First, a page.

While the story is completely predictable, the one plot twist that is screaming to happen never comes to pass. Can something be considered to be a spoiler if you expect it to happen, but it never does?
SORT OF SPOILERS
Basically, it’s beyond obvious that the CEO for the company should be Ben, but it never comes to fruition. Making Ben the intern first, but then the CEO would have been an obvious move, but it also would have generated the most natural conflict and drama between Jules and Ben. At the start of their professional relationship, Jules is constantly trying to get rid of him, but there’s no conflict there because Ben is merely working at her company to avoid boredom. He doesn’t need the job, so he really has nothing to lose. Ben should have been made the CEO and in fact, that should have been the reason why he was brought into the intern program in the first place. Jules’ right-hand man, Cameron (Andrew Rannells), should have hired Ben looking to promote him down the line for the good of the company. That would have made Cameron an antagonist, but not an unbelievable villain. I also feel like Jules should have been truly difficult to work for, but it ends up only being a manifestation of her caring too much about the company she built. Ben could have been the one employee to break through her hard exterior. I can only imagine that the reason Meyers didn’t go that route was to avoid obvious comparisons to The Devil Wears Prada, in which Hathaway was in De Niro’s shoes. Finally, I think that the husband should have been jettisoned from the start. Make Jules a single mother to Paige (JoJo Kushner), but the girl is really being raised by the nanny, making Jules feel like a failure in the most important aspect of her life. See? Conflict.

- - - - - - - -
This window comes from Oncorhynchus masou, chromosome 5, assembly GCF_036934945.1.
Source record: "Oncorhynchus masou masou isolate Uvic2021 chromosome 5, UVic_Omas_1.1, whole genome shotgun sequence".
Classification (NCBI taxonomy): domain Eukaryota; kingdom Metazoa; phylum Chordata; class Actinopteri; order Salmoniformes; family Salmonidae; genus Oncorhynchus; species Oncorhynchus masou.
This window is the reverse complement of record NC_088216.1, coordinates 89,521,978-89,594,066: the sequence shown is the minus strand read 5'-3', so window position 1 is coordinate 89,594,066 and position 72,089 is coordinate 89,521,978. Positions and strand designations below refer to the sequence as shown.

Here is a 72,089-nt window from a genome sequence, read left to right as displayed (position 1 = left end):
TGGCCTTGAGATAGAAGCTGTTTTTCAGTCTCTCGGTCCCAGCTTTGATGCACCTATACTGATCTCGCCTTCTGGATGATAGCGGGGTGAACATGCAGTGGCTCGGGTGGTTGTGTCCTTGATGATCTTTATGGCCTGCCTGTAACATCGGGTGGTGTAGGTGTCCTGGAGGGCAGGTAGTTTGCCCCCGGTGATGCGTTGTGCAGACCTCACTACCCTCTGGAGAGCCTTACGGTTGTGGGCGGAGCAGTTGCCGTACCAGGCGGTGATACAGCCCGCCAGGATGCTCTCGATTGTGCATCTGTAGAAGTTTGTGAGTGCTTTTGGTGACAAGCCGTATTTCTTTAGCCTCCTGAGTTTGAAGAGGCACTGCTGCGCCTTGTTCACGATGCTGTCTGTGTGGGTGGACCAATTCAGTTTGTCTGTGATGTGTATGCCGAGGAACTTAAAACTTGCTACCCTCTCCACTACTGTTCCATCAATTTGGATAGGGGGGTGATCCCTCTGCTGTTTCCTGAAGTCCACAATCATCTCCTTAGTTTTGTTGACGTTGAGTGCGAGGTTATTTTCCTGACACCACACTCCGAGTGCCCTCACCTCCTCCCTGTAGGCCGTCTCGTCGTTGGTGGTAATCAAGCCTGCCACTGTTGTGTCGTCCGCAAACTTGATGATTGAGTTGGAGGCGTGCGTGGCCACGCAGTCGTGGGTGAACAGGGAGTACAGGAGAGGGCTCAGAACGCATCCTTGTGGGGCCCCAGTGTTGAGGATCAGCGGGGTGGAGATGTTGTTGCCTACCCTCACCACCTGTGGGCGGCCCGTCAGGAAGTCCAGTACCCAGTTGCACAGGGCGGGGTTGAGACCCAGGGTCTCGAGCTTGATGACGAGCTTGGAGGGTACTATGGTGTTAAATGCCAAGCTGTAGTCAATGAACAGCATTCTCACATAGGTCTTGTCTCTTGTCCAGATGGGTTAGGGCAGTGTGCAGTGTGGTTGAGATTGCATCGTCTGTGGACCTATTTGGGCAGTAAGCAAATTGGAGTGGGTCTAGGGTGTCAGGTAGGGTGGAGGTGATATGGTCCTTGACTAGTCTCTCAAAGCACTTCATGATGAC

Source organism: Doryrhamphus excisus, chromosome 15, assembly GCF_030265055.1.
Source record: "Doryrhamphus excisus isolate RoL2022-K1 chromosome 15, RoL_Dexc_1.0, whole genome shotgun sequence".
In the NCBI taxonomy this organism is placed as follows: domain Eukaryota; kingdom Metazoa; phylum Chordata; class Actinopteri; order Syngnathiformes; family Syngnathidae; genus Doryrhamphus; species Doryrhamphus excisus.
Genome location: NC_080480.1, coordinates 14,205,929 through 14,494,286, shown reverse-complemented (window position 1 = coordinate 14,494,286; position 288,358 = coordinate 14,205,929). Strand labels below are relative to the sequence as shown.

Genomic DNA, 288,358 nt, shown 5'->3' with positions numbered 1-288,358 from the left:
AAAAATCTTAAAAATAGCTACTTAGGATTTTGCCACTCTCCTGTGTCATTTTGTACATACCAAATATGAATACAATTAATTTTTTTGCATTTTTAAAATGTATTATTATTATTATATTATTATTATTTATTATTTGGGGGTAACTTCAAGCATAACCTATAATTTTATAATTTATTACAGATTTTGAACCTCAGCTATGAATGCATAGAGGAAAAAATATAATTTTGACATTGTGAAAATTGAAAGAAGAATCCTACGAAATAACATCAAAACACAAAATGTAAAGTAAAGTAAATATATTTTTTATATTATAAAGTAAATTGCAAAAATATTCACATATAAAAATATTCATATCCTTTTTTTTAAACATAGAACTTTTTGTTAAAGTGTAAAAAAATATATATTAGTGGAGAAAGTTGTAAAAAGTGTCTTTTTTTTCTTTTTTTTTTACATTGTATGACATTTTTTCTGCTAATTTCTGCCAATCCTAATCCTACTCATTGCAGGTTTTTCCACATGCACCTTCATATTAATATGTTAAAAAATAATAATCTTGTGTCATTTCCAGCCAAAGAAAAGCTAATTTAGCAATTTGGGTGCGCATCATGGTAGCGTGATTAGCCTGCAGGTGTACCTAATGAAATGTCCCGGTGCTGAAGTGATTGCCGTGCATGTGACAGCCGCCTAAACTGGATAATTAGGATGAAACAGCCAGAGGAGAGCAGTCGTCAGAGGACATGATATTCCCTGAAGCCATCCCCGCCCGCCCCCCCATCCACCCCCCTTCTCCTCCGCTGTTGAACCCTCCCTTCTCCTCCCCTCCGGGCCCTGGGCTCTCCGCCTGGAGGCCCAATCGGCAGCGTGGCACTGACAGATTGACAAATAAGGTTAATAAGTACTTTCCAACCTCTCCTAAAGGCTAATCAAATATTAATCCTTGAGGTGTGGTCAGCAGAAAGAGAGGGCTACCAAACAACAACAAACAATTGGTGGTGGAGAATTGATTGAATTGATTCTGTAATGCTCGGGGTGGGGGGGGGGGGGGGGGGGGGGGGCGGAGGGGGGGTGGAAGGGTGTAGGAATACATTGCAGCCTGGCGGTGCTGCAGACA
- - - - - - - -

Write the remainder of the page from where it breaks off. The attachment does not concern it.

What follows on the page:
END SORT OF SPOILERS…but I just totally fixed this movie.
The cast does a fine job here and has a nice chemistry together. De Niro is likable as Ben, but he’s supposed to be. I would have liked to have seen a little more depth to his character though. Maybe he worked too much before and now regrets it because he lost his wife. Something would have been better than De Niro just playing the perfect old man. Same with Hathaway as Jules. She does a great job with what Meyers gives her, but she should have been a little more of a bitch. Just because she says she’s difficult to work for doesn’t make it true. Kushner is adorable as the daughter, but she was a little too much a “movie kid,” in that she’s way too precocious for her own good and it became unbelievable at times. Rene Russo puts in a good turn as the company’s in-house masseuse who hits it off with Ben immediately. Even there, Meyers makes the story too easy. Russo and De Niro are both of a certain age—just showing two people a little set in their ways and the conflict that develops would have been better than the neatly-tied bow of a relationship we get from them. But again, that goes back to who is this film about. If the film were truly about Ben, Russo’s character probably would have benefitted from some more character development.
Overall, I didn’t hate The Intern—it’s definitely funny—but it could have been so much better. Meyers is known for making humorous, safe films and The Intern is that in spades. The problem is, a really compelling film is hidden there under the surface if Meyers had just bothered to dig it out.